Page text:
Building Projects in Business Contact Manager 2010

 Customer relationship management (CRM) systems have typically only been able to be used by large scale organizations that have difficulty managing when and what customers have been contacted because of their complexity and cost. CRM’s are often used to leverage sales and leads across numerous departments and locations. In today’s economy many small companies are looking at CRM systems to track marketing and communication campaigns with accounts and contacts in order to leverage every lead and possible sale. One, cost effective, CRM is Business Contact Manager 2010 (BCM) by Microsoft.  BCM is a free add-in for Outlook 2010 professional.

 This week, we created a short podcast which shows how projects work in BCM. This functionality allows you to track the resources, tasks, and time spent on a project. Projects could be client events, conferences, or requests for proposals. The options for using projects are almost limitless. In this podcast we look at how to create a project and then assign/link these projects to accounts while tracking key dates and overall progress. Trevor and I have begun to leverage this functionality for KIT and we have found the ability to monitor tasks, their due dates, and what is outstanding is a great tool not only to meet our deadlines but for building better relationships with our clients.

Thank you and please let us know if you have any comments of feedback. See you next week for another video podcast.

Keystone Interactive Training Team


Default Font in Word 2010

With the release of Office 2010 Word came a surprising change the defaulted font in Word changed from Times New Roman 12 point font to Calibri 11 point font. For many people this simple change was the most amazing thing Microsoft could have done but for others the thought of changing organizational style guides to match this new strange font brought on hives.

In recent training sessions, at The Banff Centre, the question of changing this defaulted font came up time and time again. Well don’t worry, changing the default font back to Times New Roman, or whatever font you wish to use, is not that difficult and in this week’s podcast will walk you through the steps.

One thing that I would suggest in changing this default is to create a test document like I do in the podcast so you don’t mess up a document you’re currently working on while playing with this process.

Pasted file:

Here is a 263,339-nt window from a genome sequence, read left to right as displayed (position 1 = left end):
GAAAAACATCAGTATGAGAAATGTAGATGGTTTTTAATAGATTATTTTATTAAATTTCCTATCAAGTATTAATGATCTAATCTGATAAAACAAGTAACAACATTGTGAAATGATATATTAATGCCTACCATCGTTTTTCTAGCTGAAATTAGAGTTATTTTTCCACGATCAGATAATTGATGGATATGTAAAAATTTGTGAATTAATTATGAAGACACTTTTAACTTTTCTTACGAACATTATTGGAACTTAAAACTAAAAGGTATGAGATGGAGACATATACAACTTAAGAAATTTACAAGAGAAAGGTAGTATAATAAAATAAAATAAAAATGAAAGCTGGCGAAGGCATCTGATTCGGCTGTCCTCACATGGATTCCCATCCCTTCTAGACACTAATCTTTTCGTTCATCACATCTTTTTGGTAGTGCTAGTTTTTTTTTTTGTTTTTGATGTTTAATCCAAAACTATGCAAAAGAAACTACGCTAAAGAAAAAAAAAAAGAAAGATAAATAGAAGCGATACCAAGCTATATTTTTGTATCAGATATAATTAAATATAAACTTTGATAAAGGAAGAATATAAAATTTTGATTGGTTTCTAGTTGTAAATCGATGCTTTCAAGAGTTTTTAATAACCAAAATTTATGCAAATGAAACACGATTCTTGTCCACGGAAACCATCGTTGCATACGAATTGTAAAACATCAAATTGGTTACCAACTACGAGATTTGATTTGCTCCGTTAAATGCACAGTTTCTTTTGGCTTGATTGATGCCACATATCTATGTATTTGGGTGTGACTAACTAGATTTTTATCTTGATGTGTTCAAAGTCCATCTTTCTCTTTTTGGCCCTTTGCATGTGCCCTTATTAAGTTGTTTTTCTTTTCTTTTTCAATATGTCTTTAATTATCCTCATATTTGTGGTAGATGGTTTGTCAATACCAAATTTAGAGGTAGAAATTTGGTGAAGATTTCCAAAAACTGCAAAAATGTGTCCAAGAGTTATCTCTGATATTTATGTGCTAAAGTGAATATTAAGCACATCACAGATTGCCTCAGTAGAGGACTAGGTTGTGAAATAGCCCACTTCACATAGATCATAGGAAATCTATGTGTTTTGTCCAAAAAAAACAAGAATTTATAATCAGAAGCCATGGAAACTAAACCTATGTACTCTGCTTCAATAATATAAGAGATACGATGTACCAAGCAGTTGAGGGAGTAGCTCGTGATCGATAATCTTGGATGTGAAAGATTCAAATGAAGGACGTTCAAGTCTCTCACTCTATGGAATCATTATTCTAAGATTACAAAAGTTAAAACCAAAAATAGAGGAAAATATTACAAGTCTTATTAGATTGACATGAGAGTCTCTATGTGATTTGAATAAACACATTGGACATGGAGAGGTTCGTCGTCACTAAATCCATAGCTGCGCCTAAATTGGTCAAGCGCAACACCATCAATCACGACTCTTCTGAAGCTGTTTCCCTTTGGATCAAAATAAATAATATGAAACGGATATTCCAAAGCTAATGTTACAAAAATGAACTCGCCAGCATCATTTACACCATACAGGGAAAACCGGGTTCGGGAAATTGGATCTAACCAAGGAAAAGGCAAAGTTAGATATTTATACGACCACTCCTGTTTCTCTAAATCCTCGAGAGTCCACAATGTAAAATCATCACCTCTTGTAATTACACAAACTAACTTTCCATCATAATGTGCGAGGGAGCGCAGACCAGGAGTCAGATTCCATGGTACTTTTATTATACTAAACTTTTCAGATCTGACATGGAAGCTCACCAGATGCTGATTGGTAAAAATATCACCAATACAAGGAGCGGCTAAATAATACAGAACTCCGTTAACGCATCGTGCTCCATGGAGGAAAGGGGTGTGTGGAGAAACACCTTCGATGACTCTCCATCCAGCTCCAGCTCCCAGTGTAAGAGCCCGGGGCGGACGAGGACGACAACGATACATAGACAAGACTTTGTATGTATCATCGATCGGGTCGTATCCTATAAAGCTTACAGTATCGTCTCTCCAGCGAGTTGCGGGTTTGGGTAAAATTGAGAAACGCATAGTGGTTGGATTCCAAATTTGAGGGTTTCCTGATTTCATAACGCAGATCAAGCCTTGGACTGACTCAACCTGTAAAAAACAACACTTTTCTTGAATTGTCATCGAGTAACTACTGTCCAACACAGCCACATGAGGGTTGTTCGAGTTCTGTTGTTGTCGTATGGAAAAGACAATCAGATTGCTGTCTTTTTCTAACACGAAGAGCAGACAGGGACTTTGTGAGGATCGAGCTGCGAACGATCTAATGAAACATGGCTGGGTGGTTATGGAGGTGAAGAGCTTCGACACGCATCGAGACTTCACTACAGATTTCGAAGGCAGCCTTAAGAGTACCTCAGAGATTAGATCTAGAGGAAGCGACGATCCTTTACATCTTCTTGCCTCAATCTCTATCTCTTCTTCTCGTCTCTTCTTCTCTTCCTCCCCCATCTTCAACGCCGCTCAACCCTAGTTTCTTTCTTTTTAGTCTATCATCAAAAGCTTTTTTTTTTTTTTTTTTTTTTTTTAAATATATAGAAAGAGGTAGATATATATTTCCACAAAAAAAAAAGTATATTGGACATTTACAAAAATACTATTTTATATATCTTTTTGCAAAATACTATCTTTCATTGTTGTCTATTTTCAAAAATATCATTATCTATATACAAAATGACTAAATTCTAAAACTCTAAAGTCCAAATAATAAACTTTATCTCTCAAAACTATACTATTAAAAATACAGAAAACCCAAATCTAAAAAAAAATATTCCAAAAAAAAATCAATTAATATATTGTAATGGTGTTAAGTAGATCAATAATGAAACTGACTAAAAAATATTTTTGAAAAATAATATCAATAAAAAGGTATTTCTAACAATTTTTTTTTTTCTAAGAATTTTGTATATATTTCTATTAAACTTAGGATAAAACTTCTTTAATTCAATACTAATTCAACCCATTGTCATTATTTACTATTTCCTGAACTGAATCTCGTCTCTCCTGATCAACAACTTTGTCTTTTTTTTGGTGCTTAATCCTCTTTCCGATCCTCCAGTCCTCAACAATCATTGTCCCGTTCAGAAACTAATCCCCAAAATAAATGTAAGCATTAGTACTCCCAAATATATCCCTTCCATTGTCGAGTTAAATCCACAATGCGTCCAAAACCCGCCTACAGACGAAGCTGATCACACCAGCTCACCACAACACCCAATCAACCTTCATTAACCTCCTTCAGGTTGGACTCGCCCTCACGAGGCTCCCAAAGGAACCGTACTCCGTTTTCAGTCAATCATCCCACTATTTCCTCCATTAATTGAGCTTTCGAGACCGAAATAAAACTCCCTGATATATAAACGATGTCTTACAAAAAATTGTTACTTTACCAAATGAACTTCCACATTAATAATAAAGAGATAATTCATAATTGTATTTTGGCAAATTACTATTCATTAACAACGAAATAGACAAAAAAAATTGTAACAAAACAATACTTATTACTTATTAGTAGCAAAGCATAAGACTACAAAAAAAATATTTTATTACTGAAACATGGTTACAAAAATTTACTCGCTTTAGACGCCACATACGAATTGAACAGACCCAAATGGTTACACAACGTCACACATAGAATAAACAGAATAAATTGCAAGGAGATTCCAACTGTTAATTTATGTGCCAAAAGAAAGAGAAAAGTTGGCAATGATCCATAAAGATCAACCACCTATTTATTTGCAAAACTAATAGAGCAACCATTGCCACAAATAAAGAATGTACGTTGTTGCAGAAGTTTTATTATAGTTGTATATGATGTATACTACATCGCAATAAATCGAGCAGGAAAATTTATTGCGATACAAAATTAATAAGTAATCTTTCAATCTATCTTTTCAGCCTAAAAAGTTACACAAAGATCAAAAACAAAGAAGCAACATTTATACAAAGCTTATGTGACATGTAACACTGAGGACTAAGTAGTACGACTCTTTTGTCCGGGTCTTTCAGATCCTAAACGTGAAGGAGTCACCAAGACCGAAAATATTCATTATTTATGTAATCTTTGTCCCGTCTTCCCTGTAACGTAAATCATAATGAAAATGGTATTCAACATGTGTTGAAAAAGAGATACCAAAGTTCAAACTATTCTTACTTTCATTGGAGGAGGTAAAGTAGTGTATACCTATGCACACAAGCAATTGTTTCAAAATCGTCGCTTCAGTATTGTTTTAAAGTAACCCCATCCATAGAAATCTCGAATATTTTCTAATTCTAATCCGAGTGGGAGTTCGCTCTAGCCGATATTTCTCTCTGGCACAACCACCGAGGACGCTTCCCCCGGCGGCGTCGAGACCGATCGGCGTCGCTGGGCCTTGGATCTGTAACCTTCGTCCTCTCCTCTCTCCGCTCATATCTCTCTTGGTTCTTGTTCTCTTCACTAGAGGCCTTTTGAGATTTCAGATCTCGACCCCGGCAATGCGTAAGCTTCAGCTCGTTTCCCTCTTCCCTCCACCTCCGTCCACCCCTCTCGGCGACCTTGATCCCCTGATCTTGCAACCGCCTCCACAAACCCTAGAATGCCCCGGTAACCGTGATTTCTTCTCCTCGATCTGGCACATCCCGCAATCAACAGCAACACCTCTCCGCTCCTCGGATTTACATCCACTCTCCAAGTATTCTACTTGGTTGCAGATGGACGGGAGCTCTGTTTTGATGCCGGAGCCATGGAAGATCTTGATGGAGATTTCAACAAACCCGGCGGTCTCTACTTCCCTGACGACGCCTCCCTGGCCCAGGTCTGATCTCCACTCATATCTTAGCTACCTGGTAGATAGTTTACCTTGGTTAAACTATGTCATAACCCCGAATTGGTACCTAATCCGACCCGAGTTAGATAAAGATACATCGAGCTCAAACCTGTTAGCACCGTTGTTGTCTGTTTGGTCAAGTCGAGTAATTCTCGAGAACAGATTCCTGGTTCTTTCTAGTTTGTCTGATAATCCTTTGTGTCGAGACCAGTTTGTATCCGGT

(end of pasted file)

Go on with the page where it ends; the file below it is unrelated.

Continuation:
Have fun and we look forward to seeing you next week for another video podcast.

New Toys

Our new sound recording equipment arrived this week and we’re super pumped.

But why is quality sound recording equipment so important for creating software training videos and why are we excited? Both Blair and I spend a lot of time recording and editing training videos and listening to our own voices. We ask users about our videos looking for feedback to increase the quality and in the beginning many viewers commented on the quality of the audio not the content of the videos. So having sweet recording equipment makes our voices sound really good and at the same time better audio makes better videos.

Think back to the last time you attended a classroom training session and the tone of the instructor’s voice either engaged you in the topic or made you sleepy and disinterested. Video narration has the same effect even on the learners even if most software training videos are less than four minutes in length. On top of the narrator’s voice, background sounds such as pops, vocal ticks, and mouse clicks will pull the learner away from the focus of the video and focus their attention on the background noises.

 Another issue occurs when you have multiple people creating videos with different equipment because this often causes issues when trying to create videos with consistent audio quality and volume. There are ways to correct these audio inconsistences during the editing process but this can take a lot of time and doesn’t always work. We already spend a majority of our editing time dealing with audio so if we can start with a cleaner sound, then we are much further ahead.

 If you’re  working on creating your own videos here are a few tips to create videos with quality video

 When we are creating a new video there are a few things to think about with regards to the audio:

  • What are the background noises? Computer, monitor, printer, mouse clicks, fridge, chair, co-workers, and in downtown Toronto… fire trucks. Work to eliminate these noises by finding quiet places to record
  • Where are you recording? Larger the room the more chance for echo and dilution of the narrator’s voice. Big room… bath tub sound
  • What recording device are you using? Headset devices are often better than desk microphones but even the most inexpensive podcasting equipment is the best and they don’t have to have to cost an arm and a leg to purchase
  • Watch what you say…well more importantly listen to what you say. Learn  your  vocal ticks and pops because some of these will be hard to mask and edit  so by learning them you can decrease them during the recording process.

 With our new equipment we are excited to begin working on our podcasting series. Keep your eyes open for these in the near future.